Investors want to get hold of old properties in order to tear them down and build multi-story mansion blocks in their stead. The routine is familiar in the neighbourhood. Thus, a house just opposite Meherziya’s was sold and torn down to be replaced by a mansion block with a flashy facade. And in the same neighbourhood, the iconic Tunisian singer Oulaya’s house has made way for a brand-new building.
The memories of many residents of L’Ariana are buried thus beneath the ruins. Landlords scarcely ever lift a finger to keep their houses from going to ruin. They have an objective: they want to recover the land on which their houses are built in ways which will avoid the complications involved in evicting tenants who have often occupied the premises for many years.
There is not much left of the old town of L’Ariana, a traditionally rural community, with a history going back to the 13th century. The town has been disfigured by the new housing and shopping districts.
According to sociologist Foued Ghorbali, the government adopted a logic of expurgation vis-à-vis the rural population in order to protect the city’s modernistic look and is pursuing this logic in the old neighbourhoods. Thus, most Tunisian cities have been built in denial of their demographic character without even taking into account certain values. The sociologist deplores. Their founding principles are the consumer society and individualism. Besides which, as he points out, the individual as such is overwhelmed by offices and business buildings.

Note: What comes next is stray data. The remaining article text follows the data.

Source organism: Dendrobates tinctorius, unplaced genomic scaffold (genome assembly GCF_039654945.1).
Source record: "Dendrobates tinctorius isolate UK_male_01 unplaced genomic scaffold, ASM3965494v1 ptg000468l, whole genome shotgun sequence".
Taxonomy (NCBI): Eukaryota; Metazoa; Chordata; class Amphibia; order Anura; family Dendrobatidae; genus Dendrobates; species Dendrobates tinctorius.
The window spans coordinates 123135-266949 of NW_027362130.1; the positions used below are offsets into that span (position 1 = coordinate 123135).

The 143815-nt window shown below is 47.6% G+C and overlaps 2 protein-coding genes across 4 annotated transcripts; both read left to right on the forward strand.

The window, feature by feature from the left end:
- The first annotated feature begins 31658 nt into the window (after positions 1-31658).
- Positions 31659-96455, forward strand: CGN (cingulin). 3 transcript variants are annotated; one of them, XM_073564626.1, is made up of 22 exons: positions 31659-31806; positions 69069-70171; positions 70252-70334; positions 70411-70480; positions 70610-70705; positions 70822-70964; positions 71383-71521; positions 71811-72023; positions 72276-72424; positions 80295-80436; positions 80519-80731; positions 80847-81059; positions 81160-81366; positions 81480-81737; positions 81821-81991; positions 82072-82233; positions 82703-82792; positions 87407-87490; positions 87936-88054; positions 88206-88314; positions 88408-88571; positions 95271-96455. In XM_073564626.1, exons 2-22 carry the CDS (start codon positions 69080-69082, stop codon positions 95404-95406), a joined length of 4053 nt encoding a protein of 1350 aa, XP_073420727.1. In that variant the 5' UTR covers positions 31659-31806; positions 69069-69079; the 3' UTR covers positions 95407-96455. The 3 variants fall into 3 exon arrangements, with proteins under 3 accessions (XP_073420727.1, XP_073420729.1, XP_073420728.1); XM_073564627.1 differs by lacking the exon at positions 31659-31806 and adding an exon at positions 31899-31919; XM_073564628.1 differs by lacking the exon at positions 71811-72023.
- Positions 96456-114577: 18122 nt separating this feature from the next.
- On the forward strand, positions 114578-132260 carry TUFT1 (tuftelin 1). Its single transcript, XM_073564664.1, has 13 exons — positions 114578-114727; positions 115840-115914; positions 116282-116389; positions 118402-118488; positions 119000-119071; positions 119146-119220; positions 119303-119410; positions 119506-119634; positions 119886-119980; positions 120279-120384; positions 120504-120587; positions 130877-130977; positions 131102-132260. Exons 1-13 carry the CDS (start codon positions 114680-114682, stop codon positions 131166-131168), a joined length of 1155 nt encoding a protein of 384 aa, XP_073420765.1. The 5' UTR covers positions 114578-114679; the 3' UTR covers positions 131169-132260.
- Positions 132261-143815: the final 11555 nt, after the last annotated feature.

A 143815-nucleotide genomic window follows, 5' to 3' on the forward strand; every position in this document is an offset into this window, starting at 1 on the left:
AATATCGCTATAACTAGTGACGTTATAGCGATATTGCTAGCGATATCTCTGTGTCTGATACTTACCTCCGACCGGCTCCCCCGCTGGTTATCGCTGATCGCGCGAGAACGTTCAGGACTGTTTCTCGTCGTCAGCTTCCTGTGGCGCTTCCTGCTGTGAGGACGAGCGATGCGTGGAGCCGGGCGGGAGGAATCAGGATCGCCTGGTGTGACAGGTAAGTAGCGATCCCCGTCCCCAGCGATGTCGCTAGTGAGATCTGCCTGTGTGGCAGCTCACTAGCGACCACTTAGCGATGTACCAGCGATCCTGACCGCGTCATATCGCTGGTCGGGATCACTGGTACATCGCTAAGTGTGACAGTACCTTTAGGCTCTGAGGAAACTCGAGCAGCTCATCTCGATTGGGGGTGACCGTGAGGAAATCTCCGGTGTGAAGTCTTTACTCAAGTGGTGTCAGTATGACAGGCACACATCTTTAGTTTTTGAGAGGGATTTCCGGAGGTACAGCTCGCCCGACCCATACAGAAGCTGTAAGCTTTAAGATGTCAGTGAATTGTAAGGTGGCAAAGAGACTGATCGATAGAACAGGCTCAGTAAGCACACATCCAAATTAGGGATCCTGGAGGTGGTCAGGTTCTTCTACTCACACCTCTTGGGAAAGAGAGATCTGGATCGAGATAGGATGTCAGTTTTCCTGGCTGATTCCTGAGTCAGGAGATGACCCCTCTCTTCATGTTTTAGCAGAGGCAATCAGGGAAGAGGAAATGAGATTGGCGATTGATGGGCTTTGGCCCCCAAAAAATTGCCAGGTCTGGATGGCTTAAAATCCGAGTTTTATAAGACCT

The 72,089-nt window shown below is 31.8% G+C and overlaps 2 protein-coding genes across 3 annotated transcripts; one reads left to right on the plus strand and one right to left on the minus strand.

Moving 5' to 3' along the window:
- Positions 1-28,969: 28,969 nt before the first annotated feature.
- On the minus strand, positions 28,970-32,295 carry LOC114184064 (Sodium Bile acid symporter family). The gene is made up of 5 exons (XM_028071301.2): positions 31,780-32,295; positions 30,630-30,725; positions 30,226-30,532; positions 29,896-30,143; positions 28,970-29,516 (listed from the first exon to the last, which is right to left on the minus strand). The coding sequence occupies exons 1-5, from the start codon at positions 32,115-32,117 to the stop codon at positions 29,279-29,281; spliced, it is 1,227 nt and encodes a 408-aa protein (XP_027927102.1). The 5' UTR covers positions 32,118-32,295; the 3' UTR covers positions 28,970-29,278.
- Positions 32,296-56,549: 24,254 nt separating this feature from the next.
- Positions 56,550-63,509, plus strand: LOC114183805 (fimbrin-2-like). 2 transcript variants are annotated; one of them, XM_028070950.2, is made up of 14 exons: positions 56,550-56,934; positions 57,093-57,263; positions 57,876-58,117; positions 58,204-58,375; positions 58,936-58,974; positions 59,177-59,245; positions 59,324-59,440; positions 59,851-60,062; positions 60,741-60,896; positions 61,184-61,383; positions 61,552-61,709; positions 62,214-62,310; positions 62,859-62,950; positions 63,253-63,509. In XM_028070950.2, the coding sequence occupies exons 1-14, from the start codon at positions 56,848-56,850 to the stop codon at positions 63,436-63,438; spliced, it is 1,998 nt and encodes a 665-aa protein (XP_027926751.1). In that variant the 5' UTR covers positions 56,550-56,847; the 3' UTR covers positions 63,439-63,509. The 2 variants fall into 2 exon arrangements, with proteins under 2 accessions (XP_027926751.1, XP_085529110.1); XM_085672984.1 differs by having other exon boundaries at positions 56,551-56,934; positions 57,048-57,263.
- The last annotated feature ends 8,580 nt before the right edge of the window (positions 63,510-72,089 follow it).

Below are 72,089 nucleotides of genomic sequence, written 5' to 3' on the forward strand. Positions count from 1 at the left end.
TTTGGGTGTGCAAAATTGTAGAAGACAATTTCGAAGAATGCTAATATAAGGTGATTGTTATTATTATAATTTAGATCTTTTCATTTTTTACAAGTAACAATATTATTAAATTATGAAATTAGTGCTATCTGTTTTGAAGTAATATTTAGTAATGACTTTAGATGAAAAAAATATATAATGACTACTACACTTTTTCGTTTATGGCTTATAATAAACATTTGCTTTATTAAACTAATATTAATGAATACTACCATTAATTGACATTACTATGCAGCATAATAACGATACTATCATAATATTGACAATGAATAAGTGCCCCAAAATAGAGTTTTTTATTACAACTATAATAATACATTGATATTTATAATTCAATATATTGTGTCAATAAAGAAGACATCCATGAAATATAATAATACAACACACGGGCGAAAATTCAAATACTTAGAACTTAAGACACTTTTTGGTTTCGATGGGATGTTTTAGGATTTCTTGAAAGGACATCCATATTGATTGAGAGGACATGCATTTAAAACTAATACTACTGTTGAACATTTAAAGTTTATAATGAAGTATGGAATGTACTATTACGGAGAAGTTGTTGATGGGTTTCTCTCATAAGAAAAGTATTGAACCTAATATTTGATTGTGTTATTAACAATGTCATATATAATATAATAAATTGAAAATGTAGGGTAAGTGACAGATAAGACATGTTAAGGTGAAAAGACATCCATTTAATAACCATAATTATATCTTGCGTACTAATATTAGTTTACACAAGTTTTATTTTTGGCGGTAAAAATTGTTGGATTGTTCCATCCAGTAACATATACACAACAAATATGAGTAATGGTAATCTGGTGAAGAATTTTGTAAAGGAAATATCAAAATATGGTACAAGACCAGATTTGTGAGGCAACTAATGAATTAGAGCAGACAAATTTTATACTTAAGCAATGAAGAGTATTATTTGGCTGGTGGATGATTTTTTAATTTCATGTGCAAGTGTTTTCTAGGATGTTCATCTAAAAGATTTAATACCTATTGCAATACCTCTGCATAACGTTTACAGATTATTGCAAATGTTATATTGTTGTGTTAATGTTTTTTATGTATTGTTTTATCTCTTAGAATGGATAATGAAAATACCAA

The rural populations were segregated in such a way as not to intrude upon the urban areas. And now the wealthy are storming the realm of the poor, overrunning their residential borders to build high-rises. Thus, these neighbourhoods are being encircled and their residents alienated because of the new lifestyle that is foisted on them, Ghorbaldi observes.
This rearrangement of public space generates violence against women, and the city, in its consumerist and individualistic form, provides opportunities for discrimination against women and against the individual in general.
Tunisian cities rest upon a type of urban planning founded on purely economic considerations, while the social and cultural dimensions have been totally neglected. “Having been stripped of their original environment and their memories, the residents of the historic centres feel deeply alienated,” the sociologist concludes.